Following a one-year hiatus, Madrid de Cine-Spanish Film Screenings, the main international film industry event taking place in the Spanish capital, is back for its ninth edition, scheduled for Nov. 16-18.

Organized by Spain’s Fapae producers’ confederation, Madrid de Cine, which regularly ran in June, cancelled its 2014 edition, reportedly for economic reasons and also to rethink the event.

The recovery of Madrid de Cine signals a partial rebuild of the still critically-limited Spanish film industry, ravaged by a lack of public financing and the damage infringed by piracy.

The announcement comes at a time when prices paid for Spanish films abroad are decreasing and local producers are channeling ever more films through international co-production – all the more reason for an international meet.

According to the European Audiovisual Observatory, tying down foreign production equity has become a main trend among Spanish producers: in 2014, Spain took part in 100 international co-productions, more than any other country in Europe.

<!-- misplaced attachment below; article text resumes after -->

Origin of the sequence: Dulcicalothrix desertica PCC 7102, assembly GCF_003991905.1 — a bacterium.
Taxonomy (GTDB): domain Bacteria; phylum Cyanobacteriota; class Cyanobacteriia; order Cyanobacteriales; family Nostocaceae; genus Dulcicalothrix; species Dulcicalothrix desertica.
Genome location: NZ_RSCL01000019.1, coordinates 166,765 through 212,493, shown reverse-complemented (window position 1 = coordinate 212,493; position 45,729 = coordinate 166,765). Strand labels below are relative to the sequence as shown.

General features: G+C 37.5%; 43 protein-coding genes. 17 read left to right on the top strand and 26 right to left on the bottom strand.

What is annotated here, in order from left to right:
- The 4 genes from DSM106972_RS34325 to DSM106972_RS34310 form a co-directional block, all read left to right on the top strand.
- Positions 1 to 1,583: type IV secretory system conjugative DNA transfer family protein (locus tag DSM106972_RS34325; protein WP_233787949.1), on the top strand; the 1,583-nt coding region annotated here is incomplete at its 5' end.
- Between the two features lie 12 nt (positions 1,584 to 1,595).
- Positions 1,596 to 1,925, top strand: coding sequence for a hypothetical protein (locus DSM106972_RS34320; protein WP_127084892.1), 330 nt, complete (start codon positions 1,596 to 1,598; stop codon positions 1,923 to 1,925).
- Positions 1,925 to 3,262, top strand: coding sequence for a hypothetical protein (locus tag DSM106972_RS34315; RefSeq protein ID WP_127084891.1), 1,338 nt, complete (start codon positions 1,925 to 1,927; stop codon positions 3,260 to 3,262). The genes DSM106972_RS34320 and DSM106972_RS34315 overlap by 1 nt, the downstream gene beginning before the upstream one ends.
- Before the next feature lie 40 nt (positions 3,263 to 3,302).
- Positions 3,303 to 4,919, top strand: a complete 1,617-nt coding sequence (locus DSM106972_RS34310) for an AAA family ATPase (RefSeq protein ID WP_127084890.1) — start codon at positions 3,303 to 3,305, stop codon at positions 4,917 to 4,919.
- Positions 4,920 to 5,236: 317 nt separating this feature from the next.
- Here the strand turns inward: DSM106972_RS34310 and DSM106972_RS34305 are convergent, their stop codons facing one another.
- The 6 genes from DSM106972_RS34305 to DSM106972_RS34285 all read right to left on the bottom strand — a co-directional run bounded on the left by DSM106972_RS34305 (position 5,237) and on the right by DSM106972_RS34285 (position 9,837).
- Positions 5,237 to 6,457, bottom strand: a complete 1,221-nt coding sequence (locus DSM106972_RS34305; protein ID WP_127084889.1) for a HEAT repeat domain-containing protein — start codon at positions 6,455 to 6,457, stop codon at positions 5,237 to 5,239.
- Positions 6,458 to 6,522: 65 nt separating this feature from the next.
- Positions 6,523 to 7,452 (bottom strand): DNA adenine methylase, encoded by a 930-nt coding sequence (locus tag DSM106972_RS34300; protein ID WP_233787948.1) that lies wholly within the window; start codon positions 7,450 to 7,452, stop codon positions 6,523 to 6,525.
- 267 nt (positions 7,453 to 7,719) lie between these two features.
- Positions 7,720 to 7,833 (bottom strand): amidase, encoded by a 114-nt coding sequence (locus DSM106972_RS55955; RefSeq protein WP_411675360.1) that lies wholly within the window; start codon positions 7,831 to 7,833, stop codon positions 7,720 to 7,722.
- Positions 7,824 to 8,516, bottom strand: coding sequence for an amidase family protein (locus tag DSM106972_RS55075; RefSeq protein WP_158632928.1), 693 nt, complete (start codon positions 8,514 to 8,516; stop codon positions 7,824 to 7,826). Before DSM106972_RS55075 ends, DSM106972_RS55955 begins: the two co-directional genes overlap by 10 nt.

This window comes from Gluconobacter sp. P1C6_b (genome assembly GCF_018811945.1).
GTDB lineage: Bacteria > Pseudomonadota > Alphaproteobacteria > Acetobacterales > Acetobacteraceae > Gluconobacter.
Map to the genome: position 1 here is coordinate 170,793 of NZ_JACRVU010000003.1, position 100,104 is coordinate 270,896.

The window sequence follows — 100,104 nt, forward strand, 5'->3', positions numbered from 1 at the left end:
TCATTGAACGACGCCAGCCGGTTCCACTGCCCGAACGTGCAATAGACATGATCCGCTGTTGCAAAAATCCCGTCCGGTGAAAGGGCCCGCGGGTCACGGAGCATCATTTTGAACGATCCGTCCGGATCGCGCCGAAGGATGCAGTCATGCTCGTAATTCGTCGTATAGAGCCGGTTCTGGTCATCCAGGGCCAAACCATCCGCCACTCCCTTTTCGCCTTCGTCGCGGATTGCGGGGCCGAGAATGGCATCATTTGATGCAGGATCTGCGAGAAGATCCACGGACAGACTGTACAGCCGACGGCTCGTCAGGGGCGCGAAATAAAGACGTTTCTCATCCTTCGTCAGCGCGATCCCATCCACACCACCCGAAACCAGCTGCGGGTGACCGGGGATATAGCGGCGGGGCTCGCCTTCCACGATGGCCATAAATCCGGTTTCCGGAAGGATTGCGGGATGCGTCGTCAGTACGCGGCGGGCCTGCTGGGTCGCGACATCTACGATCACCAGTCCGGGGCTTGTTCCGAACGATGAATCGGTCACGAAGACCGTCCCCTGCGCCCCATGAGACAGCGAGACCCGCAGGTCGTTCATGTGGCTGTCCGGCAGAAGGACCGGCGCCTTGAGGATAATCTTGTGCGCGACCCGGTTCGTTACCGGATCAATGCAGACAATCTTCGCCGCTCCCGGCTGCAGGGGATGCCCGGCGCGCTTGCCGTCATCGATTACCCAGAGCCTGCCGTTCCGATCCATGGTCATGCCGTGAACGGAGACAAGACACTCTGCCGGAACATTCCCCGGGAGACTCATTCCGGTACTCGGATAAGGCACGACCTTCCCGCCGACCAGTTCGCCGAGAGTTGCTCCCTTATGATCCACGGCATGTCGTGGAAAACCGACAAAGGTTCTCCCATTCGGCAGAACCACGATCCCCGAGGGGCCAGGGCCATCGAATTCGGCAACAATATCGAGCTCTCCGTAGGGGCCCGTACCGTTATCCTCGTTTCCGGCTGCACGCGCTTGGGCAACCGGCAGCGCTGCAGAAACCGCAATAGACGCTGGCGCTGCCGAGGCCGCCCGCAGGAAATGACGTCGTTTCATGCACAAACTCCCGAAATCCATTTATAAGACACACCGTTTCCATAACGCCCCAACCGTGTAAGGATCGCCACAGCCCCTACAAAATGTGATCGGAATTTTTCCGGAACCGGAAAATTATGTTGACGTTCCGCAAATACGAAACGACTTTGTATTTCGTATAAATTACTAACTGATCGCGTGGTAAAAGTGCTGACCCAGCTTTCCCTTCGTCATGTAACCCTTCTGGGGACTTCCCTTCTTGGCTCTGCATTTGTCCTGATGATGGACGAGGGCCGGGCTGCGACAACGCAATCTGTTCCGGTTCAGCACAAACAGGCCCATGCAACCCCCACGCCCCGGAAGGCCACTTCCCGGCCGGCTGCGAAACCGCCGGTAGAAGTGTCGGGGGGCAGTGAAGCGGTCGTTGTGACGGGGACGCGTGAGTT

And their favorite market is Latin America, as suggested by the 2015 San Sebastian Fest’s Spanish film line-up, unveiled July 23 in Madrid: Four of the six San Sebastian Golden Shell contenders are Latin American co-productions.

Aimed to promote export sales on Spanish productions and tubthump the city of Madrid as a shooting locale, the 2015 Madrid de Cine edition, as the event did in the past, will offer international buyers screenings of the most recent Spanish pics and access to a vast video library with new and catalogue titles.

In parallel, minimart will organize international press junkets with Spanish directors and actors plus round tables and industry meetings on Spanish film.

The call for the participation of international press and buyers, sales agents, producers and film teams will take place around September, Fapae said in a statement.

Madrid de Cine backers also include the Icaa Spanish film institute, Spain’s Icex Foreign Trade Institute, Spain’s producers rights protection society Egeda, public Agency Accion Cultural AC/E and the Madrid City Council.

John Hopewell contributed to this article